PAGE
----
This study was supported by grant R37 AA07070 from the National Institute on Alcohol Abuse and Alcoholism. Also supported by AA00202 and AA11873 to Molina, DA12414 to Pelham, and AA12342 to Donovan.
Social Environmental Influences on the Development and Resolution of Alcohol Problems
Article first published online: 29 MAR 2006
Alcoholism: Clinical and Experimental Research
Volume 30, Issue 4, pages 688–699, April 2006
How to Cite
McCrady, B. S., Zucker, R. A., Molina, B. S. G., Ammon, L., Ames, G. M. and Longabaugh, R. (2006), Social Environmental Influences on the Development and Resolution of Alcohol Problems. Alcoholism: Clinical and Experimental Research, 30: 688–699. doi: 10.1111/j.1530-0277.2006.00080.x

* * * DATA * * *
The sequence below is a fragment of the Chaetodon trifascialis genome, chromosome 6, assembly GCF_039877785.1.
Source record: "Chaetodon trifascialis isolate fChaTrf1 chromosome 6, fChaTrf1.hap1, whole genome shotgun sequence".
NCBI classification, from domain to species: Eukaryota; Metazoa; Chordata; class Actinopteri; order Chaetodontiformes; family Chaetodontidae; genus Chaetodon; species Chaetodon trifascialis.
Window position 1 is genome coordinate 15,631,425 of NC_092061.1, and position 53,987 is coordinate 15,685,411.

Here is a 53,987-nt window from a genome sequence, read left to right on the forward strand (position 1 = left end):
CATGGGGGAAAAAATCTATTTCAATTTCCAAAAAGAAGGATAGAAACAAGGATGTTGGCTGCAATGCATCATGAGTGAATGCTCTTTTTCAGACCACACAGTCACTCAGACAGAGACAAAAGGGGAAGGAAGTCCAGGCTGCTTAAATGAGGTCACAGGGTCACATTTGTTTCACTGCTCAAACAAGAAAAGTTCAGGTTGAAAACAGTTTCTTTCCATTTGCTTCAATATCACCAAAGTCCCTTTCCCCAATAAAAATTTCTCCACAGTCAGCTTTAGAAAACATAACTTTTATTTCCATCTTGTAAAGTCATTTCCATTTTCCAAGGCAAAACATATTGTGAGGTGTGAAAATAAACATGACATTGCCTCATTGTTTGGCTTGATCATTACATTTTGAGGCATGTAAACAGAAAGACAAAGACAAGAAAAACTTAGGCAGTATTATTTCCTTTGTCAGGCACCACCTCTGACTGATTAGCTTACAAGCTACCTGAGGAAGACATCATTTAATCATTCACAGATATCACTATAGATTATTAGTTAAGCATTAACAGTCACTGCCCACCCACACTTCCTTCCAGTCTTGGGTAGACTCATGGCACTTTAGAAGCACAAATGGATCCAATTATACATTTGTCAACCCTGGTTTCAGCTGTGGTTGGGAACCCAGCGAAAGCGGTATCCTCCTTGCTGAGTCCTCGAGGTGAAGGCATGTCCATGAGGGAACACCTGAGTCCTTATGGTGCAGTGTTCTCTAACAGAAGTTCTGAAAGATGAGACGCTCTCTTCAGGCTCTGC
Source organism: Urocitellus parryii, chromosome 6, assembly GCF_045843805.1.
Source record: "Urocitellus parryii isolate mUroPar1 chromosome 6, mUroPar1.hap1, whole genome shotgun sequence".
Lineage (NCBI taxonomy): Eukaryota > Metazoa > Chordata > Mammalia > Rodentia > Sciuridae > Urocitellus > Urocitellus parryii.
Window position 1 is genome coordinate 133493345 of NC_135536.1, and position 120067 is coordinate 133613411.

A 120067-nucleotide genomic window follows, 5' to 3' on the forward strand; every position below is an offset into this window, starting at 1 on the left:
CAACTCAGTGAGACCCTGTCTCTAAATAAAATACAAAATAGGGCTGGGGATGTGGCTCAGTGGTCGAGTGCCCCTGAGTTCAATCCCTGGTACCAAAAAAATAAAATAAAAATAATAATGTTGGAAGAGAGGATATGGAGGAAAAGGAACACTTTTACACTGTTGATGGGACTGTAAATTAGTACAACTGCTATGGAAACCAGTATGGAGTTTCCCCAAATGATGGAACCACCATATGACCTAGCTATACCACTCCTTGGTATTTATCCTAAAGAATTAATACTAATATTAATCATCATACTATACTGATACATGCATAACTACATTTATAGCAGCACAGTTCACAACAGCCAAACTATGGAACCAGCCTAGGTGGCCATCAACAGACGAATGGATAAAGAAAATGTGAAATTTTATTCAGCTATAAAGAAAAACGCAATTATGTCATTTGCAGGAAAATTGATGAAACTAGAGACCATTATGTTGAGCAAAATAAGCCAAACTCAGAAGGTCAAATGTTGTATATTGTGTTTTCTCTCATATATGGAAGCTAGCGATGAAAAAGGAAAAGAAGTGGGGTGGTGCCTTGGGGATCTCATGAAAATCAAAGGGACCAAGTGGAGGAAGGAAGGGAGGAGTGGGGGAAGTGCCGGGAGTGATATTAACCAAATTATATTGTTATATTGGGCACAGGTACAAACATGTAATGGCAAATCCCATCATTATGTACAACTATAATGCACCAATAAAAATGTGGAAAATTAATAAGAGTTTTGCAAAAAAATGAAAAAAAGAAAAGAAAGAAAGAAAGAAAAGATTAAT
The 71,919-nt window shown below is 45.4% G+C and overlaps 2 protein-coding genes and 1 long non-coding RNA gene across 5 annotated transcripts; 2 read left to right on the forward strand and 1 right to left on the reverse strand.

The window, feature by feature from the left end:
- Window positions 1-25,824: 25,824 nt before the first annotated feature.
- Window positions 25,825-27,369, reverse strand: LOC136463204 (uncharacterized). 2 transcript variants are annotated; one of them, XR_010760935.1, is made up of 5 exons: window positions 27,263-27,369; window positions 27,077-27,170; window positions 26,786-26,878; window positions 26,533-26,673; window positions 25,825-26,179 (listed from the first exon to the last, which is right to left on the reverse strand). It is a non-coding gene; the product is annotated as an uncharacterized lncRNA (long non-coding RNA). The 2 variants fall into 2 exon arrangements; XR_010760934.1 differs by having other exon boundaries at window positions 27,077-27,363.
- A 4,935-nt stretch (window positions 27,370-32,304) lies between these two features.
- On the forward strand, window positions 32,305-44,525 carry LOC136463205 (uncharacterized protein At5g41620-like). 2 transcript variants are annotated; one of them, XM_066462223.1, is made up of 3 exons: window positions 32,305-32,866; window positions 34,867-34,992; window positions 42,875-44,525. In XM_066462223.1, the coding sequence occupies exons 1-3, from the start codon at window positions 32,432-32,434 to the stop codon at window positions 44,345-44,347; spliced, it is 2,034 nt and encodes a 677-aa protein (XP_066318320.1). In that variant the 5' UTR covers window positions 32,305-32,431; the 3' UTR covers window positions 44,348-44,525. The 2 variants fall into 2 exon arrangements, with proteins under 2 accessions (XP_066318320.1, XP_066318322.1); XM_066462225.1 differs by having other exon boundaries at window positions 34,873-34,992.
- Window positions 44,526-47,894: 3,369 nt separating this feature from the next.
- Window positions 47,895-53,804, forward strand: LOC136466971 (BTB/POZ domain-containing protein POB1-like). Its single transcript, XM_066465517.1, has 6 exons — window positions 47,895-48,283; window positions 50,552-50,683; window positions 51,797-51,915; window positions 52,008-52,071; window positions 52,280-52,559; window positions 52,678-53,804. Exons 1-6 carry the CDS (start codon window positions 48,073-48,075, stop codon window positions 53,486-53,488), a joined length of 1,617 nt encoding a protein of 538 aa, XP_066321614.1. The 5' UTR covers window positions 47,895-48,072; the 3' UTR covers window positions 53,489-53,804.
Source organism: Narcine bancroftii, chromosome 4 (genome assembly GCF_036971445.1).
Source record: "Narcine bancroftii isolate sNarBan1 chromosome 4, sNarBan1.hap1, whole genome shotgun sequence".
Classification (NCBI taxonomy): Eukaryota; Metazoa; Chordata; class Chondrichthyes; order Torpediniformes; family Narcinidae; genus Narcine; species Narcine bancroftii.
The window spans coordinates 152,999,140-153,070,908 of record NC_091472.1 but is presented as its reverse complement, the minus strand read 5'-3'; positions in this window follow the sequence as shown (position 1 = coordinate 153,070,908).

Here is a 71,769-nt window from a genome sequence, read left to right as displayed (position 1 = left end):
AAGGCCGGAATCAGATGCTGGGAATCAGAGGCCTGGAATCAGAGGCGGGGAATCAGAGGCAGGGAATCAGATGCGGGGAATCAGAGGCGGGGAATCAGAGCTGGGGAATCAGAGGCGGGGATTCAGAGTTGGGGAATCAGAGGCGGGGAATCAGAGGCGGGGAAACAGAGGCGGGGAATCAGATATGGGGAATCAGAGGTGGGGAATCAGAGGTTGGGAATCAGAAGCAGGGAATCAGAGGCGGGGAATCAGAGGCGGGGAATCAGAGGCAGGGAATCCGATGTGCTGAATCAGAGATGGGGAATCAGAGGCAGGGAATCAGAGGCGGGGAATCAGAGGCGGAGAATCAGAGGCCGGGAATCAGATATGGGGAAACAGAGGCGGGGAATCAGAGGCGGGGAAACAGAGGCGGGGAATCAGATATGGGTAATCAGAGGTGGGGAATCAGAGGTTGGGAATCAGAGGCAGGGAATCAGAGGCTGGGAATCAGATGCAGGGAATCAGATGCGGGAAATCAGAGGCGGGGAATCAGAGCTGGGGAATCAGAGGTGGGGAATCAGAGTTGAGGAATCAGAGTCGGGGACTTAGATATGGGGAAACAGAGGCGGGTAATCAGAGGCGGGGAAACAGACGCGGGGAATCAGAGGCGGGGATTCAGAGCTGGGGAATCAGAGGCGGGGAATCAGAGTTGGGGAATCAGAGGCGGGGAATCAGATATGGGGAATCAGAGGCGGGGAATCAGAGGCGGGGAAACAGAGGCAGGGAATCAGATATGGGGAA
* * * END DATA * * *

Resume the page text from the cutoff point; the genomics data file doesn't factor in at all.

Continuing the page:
- Issue published online: 29 MAR 2006
- Article first published online: 29 MAR 2006
- Received for publication November 30, 2005; accepted December 6, 2005.
- Occupational Environment
This article summarizes the proceedings of a symposium presented at the 2005 Annual Meeting of the Research Society on Alcoholism, Santa Barbara, California, June 25–30. The overall goal of the symposium was to consider the broad impact of the social environment on the development of and successful or unsuccessful resolution of drinking problems. The presentations addressed multiple social environmental influences including: the influence of children on parents (Dr. Zucker), the influence of peers and parents on adolescents (Dr. Molina), the influence of family members on adult drinking (Dr. McCrady), the influence of adult peers/friends (Dr. Kaskutas), and the influence of the occupational environment (Dr. Ames). Dr. Longabaugh, the symposium discussant, addressed models for understanding the relationships between social influences and drinking problems.